Oxford Professor: Parents Should Be Able to Alter Genes in Embryos for Character Flaws
August 20, 2012 10:08 PM
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(Source: Columbia Pictures )
Professor Julian Savulescu
The process would be similar to checking embryos for conditions like Down's syndrome
Imagine being able to design a human the way we use computer software to design every day items like clothing or furniture. University of Oxford Professor Julian Savulescu recently said that parents should have the choice to do such a thing, allowing them to create the kind of child they desire rather than leaving it to chance.
According to Savulescu, the
manipulation of genetics has evolved
over the years and has already proven to be beneficial to those who are expecting. For instance, parents can use tests, which focus on particular genes in embryos, to see if their child will have certain conditions like Down's syndrome.
While this type of testing is not seen as an issue, Savulescu said the testing of an embryo's genes to see what kind of personality flaws it could have has raised concern amongst the public -- and he believes it shouldn't.
"Indeed, when it comes to screening out personality flaws, such as potential alcoholism, psychopathy and disposition to violence, you could argue that people have a moral obligation to to select ethically better children," said Savulescu. "They are, after all, less likely to harm themselves and others. If we have the power to intervene in the nature of our offspring -- rather than consigning them to the natural lottery -- then we should."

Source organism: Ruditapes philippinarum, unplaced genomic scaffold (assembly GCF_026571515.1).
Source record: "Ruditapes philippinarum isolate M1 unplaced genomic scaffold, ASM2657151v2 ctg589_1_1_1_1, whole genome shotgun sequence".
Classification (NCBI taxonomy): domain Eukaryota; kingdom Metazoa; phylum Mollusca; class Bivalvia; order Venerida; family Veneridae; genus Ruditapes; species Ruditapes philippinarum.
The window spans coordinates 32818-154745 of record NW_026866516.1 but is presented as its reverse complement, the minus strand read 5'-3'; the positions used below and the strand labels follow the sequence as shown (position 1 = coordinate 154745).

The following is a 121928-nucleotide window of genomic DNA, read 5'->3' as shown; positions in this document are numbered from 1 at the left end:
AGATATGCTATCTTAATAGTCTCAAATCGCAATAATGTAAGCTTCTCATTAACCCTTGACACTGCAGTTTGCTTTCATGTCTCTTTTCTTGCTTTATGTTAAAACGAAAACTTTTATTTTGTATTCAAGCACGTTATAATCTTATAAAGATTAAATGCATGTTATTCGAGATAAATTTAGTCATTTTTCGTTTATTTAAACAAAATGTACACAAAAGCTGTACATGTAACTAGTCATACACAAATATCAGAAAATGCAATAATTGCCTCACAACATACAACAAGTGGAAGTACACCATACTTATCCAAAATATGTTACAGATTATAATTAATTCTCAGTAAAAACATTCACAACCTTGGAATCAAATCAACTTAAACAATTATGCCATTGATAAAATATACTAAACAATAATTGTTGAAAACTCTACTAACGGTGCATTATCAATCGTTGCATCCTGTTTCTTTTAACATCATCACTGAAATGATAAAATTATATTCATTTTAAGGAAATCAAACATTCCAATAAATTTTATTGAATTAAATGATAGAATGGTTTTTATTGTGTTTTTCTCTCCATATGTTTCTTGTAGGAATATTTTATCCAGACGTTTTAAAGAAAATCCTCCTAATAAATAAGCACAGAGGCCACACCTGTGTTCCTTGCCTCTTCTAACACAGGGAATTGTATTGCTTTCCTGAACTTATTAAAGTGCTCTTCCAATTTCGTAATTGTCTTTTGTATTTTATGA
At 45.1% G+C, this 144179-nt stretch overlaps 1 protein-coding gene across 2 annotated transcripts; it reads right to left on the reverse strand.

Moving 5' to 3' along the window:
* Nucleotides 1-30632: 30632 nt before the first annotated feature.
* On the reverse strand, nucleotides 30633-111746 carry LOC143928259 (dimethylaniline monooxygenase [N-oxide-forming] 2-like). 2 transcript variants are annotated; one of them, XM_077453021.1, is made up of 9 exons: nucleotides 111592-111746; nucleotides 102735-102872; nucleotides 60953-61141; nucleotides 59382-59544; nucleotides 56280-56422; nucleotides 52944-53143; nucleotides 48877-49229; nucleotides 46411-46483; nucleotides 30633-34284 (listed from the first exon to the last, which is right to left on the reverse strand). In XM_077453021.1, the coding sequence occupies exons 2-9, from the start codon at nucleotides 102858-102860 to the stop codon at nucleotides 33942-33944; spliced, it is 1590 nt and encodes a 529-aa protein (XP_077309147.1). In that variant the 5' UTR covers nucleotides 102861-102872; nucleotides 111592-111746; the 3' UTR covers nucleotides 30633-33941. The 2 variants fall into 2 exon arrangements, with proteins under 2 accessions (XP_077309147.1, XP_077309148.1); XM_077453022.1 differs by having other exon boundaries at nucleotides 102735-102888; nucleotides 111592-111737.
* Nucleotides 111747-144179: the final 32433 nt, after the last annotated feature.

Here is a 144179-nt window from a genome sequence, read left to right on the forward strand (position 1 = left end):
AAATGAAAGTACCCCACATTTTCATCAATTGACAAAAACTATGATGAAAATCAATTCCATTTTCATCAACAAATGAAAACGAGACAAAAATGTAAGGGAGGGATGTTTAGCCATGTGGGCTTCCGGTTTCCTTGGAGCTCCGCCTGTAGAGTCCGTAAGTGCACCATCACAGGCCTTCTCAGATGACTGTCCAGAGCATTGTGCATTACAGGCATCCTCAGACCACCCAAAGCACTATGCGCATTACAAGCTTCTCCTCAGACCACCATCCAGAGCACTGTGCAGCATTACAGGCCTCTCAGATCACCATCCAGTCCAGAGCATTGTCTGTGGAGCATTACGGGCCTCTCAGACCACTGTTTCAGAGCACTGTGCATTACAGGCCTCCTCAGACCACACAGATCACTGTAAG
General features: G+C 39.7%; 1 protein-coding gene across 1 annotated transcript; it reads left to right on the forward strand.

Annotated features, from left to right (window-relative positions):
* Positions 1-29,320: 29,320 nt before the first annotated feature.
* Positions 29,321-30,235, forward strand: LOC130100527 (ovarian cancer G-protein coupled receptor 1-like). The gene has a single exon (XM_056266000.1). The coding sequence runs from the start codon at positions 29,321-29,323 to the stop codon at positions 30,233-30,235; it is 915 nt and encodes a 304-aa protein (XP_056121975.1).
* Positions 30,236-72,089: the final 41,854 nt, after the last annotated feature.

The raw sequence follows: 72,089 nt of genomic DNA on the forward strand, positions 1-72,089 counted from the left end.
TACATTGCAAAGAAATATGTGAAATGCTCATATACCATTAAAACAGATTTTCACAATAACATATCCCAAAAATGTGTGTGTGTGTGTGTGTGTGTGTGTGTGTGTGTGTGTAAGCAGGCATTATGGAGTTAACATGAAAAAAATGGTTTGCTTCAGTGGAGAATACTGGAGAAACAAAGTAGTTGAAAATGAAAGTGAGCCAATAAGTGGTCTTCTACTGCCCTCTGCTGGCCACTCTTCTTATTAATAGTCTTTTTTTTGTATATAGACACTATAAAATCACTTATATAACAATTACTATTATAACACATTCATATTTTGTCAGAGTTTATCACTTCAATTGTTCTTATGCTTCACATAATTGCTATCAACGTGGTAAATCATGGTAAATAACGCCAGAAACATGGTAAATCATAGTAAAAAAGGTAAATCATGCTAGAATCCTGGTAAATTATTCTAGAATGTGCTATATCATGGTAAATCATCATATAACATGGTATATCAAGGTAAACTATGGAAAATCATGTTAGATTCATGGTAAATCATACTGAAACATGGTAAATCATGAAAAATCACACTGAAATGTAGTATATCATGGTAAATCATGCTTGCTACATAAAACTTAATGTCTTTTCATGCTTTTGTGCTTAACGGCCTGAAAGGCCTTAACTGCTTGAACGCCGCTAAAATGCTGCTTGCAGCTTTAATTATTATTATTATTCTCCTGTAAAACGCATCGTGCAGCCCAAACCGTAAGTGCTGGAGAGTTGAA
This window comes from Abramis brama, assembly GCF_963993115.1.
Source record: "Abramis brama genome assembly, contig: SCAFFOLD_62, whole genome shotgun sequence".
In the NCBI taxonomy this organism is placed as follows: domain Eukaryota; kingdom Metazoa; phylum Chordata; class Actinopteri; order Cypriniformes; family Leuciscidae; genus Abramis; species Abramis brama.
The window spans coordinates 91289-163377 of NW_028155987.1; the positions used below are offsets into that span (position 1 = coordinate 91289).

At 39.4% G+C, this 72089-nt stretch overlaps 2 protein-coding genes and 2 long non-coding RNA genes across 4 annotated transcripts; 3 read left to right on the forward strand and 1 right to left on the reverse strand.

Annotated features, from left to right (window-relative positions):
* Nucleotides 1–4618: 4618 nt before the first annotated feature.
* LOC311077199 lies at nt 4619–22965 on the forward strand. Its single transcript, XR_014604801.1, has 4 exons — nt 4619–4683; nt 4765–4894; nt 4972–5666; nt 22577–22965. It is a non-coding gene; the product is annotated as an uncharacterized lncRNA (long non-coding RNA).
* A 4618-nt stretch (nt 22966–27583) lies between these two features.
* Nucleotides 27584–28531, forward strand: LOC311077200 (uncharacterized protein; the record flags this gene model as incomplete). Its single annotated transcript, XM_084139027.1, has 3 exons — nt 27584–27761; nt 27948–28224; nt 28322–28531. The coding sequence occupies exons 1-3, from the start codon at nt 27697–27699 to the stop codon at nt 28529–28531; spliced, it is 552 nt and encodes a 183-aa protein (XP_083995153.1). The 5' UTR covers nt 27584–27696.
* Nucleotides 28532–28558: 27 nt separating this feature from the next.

Savulescu's ideas have been compared to those of the Nazis, who adopted the eugenics movements during World War II. However, Savulescu argues that this is different because parents can choose to participate or not. They don't have to genetically alter their children, but they should be able to choose to, he said.
"Whether we like it or not, the
future of humanity
is in our hands now," said Savulescu. "Rather than fearing genetics, we should embrace it. We can do better than chance."
Savulescu posed this argument in a recent article in
What do you think? Could eliminating potential character flaws in embryos create a perfect human race, or could there be serious, unseen implications with having so much power over this thing called life?
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RE: All these arguments
8/21/2012 11:00:19 AM
Right and wrong is subjective..
Contrary to what proud new Mothers and Fathers believe, their brand new little bundle of joy isn't special or a gift to anyone else but themselves. There is nothing remarkable about childbirth. It happens about 4 times every second. Hardly a miracle.
It's in our genes to find a mate, procreate and leave a legacy and pass on our name/genes. I don't share this primal urge to add another resource consuming mouth to feed to a world which is fast becoming overpopulated as it is but i digress...
They aren't talking about creating a pre-programmed clone of yourself with no independent thought, created to do our bidding here. Besides, even if you could design a baby from the ground up and chose to make your son 8 feet tall, there's no guarantee that he's going to even like basketball or any sports for that matter.